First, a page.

Since then, Tony has come all clean about his time in football. It was revealed that he did indeed use steroids while at Michigan State. He also abused painkillers and alcohol readily, which combined with a lack of commitment to football really ended his career in Green Bay. The silver lining is that he returned to play the sport with renewed vigor and focus on the Colts, and there he was clean of all impediments and focused on the game. He wrote a
gday92 mandarich book titled, “My Dirty Little Secrets: Steroids, Alcohol, & God”, and also did a ‘Behind the Lines’ story for ESPN, but really he hopes to just be able to show other people that there is indeed redemption and a way out and back at the end of the day.  Tony currently runs a photo studio that specializes in nature photography and a full service web media business specializing in website development and optimization.  He also does motivational public speaking about his life and struggles.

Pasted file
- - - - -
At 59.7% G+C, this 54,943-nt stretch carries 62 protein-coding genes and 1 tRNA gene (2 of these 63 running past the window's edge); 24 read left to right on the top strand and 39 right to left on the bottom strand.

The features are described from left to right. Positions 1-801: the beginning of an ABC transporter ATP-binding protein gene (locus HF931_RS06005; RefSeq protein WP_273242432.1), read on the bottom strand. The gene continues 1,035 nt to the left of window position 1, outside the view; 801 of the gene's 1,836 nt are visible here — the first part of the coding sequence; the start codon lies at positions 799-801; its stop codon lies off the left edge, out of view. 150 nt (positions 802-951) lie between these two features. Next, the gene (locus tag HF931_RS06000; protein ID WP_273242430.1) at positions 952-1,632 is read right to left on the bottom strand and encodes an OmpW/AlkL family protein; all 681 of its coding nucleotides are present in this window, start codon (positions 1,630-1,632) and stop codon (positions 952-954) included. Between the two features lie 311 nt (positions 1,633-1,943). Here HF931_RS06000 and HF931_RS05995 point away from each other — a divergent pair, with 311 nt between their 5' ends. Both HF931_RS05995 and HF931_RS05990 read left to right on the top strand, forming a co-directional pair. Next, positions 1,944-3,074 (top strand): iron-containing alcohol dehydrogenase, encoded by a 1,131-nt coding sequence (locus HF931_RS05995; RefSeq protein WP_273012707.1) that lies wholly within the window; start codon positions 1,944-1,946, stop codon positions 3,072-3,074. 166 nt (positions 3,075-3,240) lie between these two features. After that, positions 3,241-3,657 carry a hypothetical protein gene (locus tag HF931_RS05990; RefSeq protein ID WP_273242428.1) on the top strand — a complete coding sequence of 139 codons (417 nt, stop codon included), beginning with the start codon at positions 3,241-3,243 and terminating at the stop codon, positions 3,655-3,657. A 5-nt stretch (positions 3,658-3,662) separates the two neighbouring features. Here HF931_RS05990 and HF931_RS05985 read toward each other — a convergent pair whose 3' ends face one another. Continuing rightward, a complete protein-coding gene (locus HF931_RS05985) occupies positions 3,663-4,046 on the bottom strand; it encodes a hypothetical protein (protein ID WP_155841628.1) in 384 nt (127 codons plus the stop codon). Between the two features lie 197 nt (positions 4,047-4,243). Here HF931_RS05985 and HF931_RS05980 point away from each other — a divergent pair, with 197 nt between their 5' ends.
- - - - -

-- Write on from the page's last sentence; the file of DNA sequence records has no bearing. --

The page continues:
Tony has been really good to fans over the years and is an avid TTM signer. While I had gotten the Upper Deck and Stadium Cards previously through the Canton Acquisition, but I really wanted to get Tony on cards that were important to me. I  was happy to get him on the GameDay, ProSet, Action Packed, and Upper Deck Legends cards in under half a month.

Bickett, Duane

Cards: Topps 1988, Score 1990, Upper Deck 1990
Acquired: Canton Acquisition 2012